on life in academia serge abiteboul inria futurs and univ paris 11 n.
Download
Skip this Video
Loading SlideShow in 5 Seconds..
On life in academia Serge Abiteboul INRIA-Futurs and Univ. Paris 11 PowerPoint Presentation
Download Presentation
On life in academia Serge Abiteboul INRIA-Futurs and Univ. Paris 11

Loading in 2 Seconds...

play fullscreen
1 / 33

On life in academia Serge Abiteboul INRIA-Futurs and Univ. Paris 11 - PowerPoint PPT Presentation


  • 126 Views
  • Uploaded on

On life in academia Serge Abiteboul INRIA-Futurs and Univ. Paris 11. Introduction Some questions you always wanted to ask Performance evaluation Success optimization Result: Life is great in academia Conclusion. Organization. Introduction. What is academia?.

loader
I am the owner, or an agent authorized to act on behalf of the owner, of the copyrighted work described.
capcha
Download Presentation

PowerPoint Slideshow about 'On life in academia Serge Abiteboul INRIA-Futurs and Univ. Paris 11' - euclid


An Image/Link below is provided (as is) to download presentation

Download Policy: Content on the Website is provided to you AS IS for your information and personal use and may not be sold / licensed / shared on other websites without getting consent from its author.While downloading, if for some reason you are not able to download a presentation, the publisher may have deleted the file from their server.


- - - - - - - - - - - - - - - - - - - - - - - - - - E N D - - - - - - - - - - - - - - - - - - - - - - - - - -
Presentation Transcript
on life in academia serge abiteboul inria futurs and univ paris 11
On life in academia Serge AbiteboulINRIA-Futurs and Univ. Paris 11

Serge - Life in academia - 2007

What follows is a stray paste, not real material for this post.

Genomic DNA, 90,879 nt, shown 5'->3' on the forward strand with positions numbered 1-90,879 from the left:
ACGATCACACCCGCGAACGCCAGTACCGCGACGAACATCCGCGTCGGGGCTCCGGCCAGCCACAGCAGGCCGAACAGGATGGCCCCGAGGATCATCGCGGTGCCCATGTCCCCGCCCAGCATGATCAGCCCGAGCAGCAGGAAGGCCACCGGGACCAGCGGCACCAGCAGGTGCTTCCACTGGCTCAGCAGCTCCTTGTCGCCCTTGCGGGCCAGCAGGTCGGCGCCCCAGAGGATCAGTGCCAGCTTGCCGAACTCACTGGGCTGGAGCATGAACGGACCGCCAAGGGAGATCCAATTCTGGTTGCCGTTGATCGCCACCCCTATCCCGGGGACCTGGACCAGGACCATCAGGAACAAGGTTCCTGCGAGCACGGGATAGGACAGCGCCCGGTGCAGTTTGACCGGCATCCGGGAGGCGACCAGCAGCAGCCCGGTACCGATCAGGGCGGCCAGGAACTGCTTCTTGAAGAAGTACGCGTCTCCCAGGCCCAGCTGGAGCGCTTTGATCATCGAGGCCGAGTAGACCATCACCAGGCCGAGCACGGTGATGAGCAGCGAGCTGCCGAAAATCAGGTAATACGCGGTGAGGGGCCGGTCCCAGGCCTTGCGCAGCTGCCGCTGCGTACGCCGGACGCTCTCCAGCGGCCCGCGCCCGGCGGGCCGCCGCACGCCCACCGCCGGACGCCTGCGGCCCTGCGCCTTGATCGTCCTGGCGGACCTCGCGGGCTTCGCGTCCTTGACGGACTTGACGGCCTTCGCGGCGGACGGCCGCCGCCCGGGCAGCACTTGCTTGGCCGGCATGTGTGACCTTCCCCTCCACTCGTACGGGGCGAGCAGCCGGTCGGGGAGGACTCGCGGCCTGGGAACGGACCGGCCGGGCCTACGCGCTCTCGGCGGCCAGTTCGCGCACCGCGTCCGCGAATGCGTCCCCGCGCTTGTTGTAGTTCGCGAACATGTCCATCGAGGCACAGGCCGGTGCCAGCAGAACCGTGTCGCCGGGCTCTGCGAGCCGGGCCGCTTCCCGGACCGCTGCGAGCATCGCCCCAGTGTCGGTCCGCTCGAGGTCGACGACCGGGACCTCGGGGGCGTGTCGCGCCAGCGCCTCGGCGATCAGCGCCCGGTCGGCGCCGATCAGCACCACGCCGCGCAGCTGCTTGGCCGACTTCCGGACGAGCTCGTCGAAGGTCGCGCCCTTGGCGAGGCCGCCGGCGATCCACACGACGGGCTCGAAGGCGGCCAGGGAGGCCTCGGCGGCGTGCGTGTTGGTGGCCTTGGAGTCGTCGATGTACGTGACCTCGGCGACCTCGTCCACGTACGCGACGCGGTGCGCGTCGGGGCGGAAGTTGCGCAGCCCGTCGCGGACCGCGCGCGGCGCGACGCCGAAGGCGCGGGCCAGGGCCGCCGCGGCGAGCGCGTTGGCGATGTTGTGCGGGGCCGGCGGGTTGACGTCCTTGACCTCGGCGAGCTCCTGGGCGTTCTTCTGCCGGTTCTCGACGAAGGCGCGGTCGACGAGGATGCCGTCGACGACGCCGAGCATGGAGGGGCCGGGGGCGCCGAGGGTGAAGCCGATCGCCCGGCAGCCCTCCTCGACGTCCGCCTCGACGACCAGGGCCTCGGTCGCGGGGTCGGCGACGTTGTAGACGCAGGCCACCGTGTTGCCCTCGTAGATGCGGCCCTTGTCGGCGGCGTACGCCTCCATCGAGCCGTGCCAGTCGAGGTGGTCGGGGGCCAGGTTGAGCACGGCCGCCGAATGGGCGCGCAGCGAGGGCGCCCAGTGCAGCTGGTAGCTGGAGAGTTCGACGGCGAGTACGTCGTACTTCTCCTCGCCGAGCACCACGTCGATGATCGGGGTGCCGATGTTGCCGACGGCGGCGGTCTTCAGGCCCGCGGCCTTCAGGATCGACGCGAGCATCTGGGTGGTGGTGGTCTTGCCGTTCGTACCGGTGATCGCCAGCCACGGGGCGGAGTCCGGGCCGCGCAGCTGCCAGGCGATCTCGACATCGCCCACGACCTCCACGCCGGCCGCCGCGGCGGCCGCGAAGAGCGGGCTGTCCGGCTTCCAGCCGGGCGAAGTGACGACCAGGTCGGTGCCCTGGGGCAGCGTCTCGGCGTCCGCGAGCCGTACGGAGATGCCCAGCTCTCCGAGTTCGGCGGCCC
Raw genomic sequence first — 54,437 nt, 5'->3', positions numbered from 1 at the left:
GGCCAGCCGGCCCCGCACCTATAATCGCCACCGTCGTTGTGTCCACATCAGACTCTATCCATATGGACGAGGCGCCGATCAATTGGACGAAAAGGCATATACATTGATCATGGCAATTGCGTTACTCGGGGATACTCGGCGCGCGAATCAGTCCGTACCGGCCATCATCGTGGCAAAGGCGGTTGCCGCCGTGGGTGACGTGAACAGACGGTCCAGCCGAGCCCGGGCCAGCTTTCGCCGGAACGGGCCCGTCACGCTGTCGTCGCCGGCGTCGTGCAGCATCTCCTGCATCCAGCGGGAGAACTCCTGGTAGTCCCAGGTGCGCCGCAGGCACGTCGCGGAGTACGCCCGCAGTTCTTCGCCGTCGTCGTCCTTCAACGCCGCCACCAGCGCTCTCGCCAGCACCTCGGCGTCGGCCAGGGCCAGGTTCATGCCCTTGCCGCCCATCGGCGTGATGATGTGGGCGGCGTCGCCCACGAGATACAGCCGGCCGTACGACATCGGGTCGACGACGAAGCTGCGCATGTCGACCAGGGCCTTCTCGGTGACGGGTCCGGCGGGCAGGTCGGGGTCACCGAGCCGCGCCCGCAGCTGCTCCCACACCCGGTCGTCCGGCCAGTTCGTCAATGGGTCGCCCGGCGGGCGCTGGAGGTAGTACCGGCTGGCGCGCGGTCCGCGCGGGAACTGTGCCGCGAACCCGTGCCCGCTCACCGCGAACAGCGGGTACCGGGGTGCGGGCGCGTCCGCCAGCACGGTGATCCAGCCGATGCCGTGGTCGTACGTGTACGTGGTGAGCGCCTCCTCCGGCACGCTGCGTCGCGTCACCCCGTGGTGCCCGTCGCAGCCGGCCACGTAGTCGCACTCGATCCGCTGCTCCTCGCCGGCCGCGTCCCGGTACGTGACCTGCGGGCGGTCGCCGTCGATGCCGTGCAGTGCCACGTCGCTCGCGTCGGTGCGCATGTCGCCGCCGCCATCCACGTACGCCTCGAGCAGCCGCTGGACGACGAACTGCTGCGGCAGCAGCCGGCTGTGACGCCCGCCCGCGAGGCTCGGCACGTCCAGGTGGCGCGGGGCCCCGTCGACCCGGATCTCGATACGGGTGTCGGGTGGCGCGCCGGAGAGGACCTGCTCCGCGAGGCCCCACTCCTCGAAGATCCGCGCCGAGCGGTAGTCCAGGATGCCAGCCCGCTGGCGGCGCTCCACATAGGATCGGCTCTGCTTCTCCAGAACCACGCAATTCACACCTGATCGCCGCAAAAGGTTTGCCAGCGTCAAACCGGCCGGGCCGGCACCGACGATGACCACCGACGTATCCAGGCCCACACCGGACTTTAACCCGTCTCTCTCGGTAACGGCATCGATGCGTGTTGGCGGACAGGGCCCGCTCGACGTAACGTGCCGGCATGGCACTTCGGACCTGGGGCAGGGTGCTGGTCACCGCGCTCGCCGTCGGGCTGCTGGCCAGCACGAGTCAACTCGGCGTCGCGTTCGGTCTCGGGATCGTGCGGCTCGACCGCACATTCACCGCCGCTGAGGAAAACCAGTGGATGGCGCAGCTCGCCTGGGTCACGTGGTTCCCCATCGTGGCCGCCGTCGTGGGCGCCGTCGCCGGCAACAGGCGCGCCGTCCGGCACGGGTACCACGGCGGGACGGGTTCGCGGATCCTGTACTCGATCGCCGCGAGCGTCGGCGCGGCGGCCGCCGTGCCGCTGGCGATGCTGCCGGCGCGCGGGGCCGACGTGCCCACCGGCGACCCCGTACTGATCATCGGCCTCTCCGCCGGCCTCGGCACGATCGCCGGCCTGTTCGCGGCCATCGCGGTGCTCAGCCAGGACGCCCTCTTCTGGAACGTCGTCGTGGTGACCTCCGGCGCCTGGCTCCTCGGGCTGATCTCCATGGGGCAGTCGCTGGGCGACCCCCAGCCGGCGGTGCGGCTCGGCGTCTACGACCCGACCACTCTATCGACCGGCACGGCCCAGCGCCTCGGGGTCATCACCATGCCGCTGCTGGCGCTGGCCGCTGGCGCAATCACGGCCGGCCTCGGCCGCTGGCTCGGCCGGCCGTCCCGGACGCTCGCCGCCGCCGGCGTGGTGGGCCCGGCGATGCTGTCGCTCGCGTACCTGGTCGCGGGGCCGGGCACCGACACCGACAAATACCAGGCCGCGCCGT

organization
Introduction

Some questions you always wanted to ask

Performance evaluation

Success optimization

Result: Life is great in academia

Conclusion

Organization

Serge - Life in academia - 2007

what is academia
What is academia?
  • Academia is a collective term for the scientific and cultural community engaged in higher education and research, taken as a whole.
  • The word comes from the akademeia just outside ancient Athens, where the gymnasium was made famous by Plato as a center of learning... Wikipedia
  • Also on the Web (Google define:academia)
    • Hypothetical or theoretical and not expected to produce an immediate or practical result.
    • Marked by a narrow focus on or display of learning especially its trivial aspects

Serge - Life in academia - 2007

why go to academia
To manage people

To be rich

To not work

To be famous

To have power

To be useful

try the army

try start-ups

try a rich spouse

try show business or serial killer

try politics

try NGO

Why go to academia?

Serge - Life in academia - 2007

some reasonable reasons
Tough question

Because you cannot do anything else

Because you don’t have any better idea

We will come back to that

Some reasonable reasons

Why???

Serge - Life in academia - 2007

how do they spend their time conflicting demands
How do they spend their time?Conflicting demands
  • The tasks
    • Teaching
    • Research
      • Including system development/experimentation
    • Advising (PhD students, etc.)
    • Grants
    • Reviewing
    • Industry and consulting

And the normal life: family, friends, hobbies, sports…

  • Time management is the big issue

Serge - Life in academia - 2007